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Clinical Information

Chemical Structure

No Image found
Clinical Pharmacology

Carteolol is a nonselective beta-adrenergic blocking agent with associated intrinsic sympathomimetic activity and without significant membrane-stabilizing activity.

Carteolol Hydrochloride reduces normal and elevated intraocular pressure (IOP) whether or not accompanied by glaucoma. The exact mechanism of the ocular hypotensive effect of beta-blockers has not been definitely demonstrated.

In general, beta-adrenergic blockers reduce cardiac output in patients in good and poor cardiovascular health. In patients with severe impairment of myocardial function, beta-blockers may inhibit the sympathetic stimulation necessary to maintain adequate cardiac function. Beta-adrenergic blockers may also increase airway resistance in the bronchi and bronchioles due to unopposed parasympathetic activity.

Given topically twice daily in controlled domestic clinical trials ranging from 1.5 to 3 months, Carteolol Hydrochloride produced a median percent reduction of IOP 22% to 25%. No significant effects were noted on corneal sensitivity, tear secretion, or pupil size.

Non-Clinical Toxicology
Carteolol is contraindicated in those individuals with bronchial asthma or with a history of bronchial asthma, or severe chronic obstructive pulmonary disease (see ); sinus bradycardia; second- and third-degree atrioventricular block; overt cardiac failure (see ); cardiogenic shock; or hypersensivity to any component of this product.

Carteolol has not been detected in plasma following ocular instillation. However, as with other topically applied ophthalmic preparations, Carteolol may be absorbed systemically. The same adverse reactions found with systemic administration of beta-adrenergic blocking agents may occur with topical administration. For example, severe respiratory reactions and cardiac reactions, including death due to bronchospasm in patients with asthma, and rarely death in association with cardiac failure, have been reported with topical application of beta-adrenergic blocking agents (see ).

Cardiac Failure:

In Patients Without a History of Cardiac Failure:

Non-Allergic Bronchospasm:

Major Surgery:

If necessary during surgery, the effects of beta-adrenergic blocking agents may be reversed by sufficient doses of such agonists as isoproterenol, dopamine, dobutamine or levarterenol (see ).

Diabetes Mellitus:

Thyrotoxicosis:

Carteolol Hydrochloride Ophthalmic Solution should be used with caution in patients who are receiving a beta-adrenergic blocking agent orally, because of the potential for additive effects on systemic beta-blockade.

Close observation of the patient is recommended when a beta-blocker is administered to patients receiving catecholamine-depleting drugs such as reserpine, because of possible additive effects and the production of hypotension and/or marked bradycardia, which may produce vertigo, syncope, or postural hypotension.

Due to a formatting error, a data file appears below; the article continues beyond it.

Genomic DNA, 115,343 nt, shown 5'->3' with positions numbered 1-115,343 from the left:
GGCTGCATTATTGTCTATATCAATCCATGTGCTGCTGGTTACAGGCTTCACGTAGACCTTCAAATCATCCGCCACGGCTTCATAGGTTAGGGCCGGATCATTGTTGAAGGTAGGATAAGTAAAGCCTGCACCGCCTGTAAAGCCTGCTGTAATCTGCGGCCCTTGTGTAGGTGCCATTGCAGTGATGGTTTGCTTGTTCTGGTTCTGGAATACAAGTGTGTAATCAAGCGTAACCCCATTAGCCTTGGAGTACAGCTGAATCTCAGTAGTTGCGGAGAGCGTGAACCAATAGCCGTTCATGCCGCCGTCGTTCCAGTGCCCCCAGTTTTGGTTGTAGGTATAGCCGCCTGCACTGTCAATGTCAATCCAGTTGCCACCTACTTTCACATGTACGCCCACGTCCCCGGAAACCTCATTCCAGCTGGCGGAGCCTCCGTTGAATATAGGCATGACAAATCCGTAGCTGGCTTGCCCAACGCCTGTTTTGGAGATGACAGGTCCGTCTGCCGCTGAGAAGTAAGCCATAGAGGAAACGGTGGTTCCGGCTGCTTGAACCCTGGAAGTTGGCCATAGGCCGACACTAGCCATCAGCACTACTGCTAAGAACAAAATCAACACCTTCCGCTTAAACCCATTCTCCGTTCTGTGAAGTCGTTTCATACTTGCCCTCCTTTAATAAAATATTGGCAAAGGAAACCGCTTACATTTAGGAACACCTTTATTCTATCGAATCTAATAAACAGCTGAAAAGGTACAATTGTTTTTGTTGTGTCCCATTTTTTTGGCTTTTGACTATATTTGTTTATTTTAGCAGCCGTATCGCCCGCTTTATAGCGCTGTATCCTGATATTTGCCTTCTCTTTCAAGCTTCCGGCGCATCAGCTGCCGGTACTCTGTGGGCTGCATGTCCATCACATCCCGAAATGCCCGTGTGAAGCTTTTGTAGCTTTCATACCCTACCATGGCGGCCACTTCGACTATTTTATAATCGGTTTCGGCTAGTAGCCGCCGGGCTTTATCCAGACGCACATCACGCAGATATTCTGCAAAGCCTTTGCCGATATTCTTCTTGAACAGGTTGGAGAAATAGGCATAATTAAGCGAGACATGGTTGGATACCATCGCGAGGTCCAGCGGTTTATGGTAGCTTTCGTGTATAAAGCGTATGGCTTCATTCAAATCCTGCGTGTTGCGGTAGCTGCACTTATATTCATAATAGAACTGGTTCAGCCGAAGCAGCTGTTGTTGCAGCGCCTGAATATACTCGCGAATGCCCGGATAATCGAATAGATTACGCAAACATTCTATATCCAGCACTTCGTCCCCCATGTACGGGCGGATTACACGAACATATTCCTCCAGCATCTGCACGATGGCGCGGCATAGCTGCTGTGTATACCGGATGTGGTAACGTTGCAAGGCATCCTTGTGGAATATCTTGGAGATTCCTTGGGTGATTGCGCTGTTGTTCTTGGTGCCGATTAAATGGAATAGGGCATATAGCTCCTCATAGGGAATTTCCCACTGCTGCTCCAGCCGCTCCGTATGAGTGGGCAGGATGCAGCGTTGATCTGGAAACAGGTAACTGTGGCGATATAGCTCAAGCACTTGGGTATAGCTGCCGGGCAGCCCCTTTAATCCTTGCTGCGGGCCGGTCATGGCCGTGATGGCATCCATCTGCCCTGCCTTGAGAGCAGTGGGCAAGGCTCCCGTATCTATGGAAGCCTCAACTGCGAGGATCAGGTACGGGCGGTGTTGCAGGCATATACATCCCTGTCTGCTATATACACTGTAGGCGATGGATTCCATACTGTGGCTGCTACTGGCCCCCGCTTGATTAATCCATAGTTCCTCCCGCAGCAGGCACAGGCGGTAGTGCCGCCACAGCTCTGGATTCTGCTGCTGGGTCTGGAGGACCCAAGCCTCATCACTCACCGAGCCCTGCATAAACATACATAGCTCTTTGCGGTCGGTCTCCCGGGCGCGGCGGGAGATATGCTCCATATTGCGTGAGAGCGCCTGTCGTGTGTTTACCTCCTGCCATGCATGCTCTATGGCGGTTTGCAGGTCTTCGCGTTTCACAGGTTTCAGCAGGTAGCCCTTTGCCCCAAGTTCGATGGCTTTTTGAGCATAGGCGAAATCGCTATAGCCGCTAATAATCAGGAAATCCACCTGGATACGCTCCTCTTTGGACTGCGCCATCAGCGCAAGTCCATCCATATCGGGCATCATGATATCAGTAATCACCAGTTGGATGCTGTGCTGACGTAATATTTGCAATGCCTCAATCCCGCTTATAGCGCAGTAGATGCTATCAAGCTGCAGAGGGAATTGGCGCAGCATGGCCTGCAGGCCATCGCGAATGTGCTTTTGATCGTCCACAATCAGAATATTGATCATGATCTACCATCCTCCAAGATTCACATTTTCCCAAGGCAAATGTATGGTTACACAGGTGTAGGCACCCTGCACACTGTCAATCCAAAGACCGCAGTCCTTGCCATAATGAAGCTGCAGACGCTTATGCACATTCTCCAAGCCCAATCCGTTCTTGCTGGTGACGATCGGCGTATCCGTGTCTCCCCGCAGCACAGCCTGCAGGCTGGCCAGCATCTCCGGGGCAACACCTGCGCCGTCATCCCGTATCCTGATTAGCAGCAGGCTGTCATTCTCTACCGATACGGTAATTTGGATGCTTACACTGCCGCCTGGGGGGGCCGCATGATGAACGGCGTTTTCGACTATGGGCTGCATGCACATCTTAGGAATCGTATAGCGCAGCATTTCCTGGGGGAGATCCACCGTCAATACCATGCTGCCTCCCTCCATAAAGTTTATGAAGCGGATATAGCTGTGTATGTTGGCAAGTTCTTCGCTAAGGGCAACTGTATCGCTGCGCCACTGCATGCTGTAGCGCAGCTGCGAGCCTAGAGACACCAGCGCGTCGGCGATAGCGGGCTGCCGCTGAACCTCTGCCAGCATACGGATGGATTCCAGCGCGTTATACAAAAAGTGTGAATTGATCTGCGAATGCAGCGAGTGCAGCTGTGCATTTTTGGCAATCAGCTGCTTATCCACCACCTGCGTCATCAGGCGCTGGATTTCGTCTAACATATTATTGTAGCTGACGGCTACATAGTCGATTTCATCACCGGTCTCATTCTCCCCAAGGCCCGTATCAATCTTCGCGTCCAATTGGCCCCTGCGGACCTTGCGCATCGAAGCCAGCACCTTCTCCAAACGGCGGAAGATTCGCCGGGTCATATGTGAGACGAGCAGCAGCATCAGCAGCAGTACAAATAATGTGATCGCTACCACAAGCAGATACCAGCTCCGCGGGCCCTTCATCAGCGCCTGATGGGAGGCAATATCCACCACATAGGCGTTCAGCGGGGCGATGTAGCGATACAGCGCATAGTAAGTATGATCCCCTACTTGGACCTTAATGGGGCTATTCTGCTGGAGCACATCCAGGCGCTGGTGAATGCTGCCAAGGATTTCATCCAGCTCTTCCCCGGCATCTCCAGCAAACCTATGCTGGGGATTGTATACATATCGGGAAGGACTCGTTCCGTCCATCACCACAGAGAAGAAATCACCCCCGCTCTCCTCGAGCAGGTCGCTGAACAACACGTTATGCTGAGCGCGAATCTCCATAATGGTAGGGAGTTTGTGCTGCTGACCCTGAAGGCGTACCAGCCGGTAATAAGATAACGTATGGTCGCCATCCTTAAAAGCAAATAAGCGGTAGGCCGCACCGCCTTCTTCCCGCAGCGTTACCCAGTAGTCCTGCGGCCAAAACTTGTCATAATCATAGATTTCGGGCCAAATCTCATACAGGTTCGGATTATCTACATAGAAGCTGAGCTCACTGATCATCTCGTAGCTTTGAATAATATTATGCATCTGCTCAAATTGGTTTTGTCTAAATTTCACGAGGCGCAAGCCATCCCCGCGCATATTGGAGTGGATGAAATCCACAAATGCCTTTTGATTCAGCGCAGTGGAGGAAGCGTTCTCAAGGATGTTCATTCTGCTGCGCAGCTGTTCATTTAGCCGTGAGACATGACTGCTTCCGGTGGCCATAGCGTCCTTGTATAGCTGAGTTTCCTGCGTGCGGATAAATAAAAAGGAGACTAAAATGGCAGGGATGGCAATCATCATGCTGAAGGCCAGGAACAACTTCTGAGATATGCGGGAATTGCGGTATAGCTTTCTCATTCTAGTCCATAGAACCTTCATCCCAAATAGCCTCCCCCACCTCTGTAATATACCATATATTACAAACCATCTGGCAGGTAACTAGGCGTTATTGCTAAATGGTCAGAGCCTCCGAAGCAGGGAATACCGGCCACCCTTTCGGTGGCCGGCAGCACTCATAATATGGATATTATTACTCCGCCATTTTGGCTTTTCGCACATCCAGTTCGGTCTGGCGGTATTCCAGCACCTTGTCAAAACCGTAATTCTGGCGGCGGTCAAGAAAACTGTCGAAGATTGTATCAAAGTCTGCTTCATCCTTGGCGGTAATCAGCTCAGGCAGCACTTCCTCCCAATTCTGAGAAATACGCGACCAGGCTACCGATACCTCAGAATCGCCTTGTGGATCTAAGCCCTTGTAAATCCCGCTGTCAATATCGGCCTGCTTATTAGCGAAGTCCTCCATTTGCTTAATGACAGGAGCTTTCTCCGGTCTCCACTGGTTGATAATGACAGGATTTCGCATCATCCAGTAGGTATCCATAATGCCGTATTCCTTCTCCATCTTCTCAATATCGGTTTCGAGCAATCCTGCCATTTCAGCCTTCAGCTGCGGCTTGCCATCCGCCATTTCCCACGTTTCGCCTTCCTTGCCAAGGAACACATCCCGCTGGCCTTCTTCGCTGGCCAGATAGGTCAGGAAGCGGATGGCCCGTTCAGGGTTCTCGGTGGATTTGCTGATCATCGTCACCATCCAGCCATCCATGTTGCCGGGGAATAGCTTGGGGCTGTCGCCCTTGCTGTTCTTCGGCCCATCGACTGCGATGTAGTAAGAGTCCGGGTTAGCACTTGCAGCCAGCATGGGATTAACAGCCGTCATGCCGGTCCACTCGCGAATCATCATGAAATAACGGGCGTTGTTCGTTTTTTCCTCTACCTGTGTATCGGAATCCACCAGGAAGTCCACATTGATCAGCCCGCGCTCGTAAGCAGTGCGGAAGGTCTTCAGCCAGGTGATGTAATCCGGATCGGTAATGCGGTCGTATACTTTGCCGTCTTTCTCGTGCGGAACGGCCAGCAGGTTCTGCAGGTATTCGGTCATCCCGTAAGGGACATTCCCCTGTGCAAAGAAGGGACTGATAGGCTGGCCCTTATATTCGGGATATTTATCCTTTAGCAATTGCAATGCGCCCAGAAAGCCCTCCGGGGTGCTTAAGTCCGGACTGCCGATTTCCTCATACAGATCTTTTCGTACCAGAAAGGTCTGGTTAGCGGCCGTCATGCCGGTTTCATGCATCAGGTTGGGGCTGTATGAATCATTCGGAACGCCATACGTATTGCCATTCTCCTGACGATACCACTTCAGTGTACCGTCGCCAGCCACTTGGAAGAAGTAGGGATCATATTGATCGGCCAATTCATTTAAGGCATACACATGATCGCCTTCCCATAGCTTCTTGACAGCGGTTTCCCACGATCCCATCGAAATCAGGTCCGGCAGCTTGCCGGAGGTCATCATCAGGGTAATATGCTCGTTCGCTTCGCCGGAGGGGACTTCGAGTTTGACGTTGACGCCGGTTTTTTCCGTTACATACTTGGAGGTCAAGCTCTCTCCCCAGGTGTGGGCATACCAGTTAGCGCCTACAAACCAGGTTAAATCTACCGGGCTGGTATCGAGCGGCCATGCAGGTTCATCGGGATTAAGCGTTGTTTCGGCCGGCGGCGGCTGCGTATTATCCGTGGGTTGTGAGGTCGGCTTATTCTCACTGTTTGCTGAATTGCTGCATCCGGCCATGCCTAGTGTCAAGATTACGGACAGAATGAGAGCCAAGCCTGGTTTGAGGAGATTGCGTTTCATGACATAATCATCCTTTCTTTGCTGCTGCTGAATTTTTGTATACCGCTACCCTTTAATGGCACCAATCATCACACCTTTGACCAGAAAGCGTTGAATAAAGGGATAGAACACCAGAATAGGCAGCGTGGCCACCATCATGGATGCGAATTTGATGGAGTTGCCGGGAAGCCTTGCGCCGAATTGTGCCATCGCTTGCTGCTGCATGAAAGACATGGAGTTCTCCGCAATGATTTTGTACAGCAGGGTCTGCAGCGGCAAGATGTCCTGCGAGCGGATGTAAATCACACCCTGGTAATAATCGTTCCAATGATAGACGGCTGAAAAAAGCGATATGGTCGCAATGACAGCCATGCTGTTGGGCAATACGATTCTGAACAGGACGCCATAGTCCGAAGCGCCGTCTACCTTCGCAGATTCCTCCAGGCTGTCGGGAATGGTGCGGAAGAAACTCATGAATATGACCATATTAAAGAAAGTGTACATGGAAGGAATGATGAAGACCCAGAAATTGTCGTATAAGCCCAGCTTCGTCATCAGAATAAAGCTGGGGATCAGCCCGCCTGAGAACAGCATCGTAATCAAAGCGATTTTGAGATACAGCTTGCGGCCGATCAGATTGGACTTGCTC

Carteolol Hydrochloride Ophthalmic Solution should be used with caution in patients with known hypersensitivity to other beta-adrenoceptor blocking agents.

Use with caution in patients with known diminished pulmonary function.

In patients with angle-closure glaucoma, the immediate objective of treatment is to reopen the angle. This requires constricting the pupil with a miotic. Carteolol has little or no effect on the pupil. When Carteolol is used to reduce elevated intraocular pressure in angle-closure glaucoma, it should be used with a miotic and not alone.

The following adverse reactions have been reported in clinical trials with Carteolol Hydrochloride Ophthalmic Solution.

Ocular:

Systemic:

The following additional adverse reactions have been reported with ophthalmic use of beta and beta (nonselective) adrenergic receptor blocking agents:

Body As a Whole:

Cardiovascular:

Digestive:

Psychiatric:

Skin:

Respiratory:

Endocrine:

Special Senses:

Other reactions associated with the oral use of nonselective adrenergic receptor blocking agents should be considered potential effects with ophthalmic use of these agents.

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Reference

This information is obtained from the National Institute of Health's Standard Packaging Label drug database.
"https://dailymed.nlm.nih.gov/dailymed/"

While we update our database periodically, we cannot guarantee it is always updated to the latest version.

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Professional

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Tips

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Interactions

Interactions